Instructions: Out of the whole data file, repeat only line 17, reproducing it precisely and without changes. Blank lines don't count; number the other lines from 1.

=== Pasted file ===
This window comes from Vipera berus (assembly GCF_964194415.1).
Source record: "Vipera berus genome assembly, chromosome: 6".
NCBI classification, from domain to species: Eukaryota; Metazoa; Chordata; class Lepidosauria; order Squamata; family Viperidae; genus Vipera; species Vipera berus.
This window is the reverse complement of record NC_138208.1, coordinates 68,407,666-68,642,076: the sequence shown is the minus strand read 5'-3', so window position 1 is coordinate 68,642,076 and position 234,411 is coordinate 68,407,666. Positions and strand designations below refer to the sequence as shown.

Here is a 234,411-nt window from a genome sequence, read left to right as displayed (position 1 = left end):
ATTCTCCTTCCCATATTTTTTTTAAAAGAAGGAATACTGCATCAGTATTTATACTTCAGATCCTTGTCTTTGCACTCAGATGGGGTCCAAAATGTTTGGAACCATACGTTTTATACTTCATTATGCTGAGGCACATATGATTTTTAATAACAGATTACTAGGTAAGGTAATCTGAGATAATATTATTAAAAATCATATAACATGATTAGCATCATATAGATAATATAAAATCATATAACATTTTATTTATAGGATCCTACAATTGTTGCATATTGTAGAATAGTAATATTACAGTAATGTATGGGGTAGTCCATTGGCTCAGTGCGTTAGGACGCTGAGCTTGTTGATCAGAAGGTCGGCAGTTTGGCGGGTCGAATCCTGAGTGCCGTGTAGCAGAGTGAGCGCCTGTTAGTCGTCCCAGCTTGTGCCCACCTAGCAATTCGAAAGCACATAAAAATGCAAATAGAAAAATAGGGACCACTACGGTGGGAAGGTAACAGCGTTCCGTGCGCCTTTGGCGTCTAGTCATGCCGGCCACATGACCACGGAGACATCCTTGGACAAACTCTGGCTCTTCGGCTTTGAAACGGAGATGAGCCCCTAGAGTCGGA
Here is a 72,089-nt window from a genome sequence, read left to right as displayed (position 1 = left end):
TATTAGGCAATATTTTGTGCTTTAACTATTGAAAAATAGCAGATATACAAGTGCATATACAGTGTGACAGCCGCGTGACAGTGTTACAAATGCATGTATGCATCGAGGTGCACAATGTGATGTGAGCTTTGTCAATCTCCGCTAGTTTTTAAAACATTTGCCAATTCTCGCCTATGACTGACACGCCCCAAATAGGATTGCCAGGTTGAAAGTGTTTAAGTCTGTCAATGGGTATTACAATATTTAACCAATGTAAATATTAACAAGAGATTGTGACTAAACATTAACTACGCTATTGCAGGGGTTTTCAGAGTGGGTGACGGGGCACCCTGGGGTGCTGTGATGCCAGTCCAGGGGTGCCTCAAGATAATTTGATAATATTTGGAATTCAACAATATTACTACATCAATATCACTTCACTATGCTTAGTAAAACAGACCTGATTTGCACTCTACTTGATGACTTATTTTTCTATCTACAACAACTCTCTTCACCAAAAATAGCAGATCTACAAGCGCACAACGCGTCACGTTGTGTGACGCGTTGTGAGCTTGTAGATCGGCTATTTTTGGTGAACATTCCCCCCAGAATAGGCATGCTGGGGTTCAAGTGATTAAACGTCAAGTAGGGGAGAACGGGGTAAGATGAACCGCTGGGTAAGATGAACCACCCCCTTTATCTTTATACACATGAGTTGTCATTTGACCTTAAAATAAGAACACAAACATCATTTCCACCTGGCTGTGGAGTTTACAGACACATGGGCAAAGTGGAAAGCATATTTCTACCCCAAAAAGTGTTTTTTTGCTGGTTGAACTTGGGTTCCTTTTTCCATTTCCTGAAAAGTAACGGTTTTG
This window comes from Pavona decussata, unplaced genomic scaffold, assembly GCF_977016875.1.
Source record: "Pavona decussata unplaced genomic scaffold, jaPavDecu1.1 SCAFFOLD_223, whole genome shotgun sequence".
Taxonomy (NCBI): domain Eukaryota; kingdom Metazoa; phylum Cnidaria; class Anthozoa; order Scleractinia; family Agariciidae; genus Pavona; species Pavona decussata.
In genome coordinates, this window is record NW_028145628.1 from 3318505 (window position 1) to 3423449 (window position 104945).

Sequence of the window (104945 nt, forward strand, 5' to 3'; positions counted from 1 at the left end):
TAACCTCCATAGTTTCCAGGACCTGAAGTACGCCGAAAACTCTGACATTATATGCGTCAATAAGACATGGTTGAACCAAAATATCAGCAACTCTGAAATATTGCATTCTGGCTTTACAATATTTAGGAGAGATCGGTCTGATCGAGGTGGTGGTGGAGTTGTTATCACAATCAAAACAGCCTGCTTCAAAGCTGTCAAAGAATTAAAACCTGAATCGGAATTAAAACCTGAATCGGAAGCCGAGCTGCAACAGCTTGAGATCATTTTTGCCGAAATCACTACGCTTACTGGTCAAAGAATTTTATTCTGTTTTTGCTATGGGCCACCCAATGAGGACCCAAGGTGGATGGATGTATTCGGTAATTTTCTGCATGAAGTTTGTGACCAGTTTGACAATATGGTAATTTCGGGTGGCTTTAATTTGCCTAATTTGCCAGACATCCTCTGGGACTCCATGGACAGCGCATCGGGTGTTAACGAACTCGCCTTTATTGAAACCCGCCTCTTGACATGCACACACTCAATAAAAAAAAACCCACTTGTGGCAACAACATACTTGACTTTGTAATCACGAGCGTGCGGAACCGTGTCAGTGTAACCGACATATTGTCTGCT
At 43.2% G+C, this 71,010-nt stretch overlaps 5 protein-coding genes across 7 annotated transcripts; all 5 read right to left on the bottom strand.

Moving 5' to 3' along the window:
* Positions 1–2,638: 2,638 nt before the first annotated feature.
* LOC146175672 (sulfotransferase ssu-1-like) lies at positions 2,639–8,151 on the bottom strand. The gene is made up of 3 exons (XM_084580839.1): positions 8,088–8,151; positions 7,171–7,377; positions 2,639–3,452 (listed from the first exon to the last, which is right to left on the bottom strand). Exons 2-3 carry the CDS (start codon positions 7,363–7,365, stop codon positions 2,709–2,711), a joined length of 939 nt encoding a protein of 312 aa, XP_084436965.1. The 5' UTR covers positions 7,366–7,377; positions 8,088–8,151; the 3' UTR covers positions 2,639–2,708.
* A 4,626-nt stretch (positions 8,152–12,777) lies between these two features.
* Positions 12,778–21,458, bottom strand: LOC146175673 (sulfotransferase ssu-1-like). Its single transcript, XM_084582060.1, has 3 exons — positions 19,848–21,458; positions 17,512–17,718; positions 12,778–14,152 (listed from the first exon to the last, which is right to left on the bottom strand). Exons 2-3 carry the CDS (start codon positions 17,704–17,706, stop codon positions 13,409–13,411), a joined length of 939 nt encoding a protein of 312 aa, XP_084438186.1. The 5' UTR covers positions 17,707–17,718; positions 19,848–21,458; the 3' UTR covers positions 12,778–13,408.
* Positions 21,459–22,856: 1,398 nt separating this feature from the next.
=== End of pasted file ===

* Positions 1–2,638: 2,638 nt before the first annotated feature.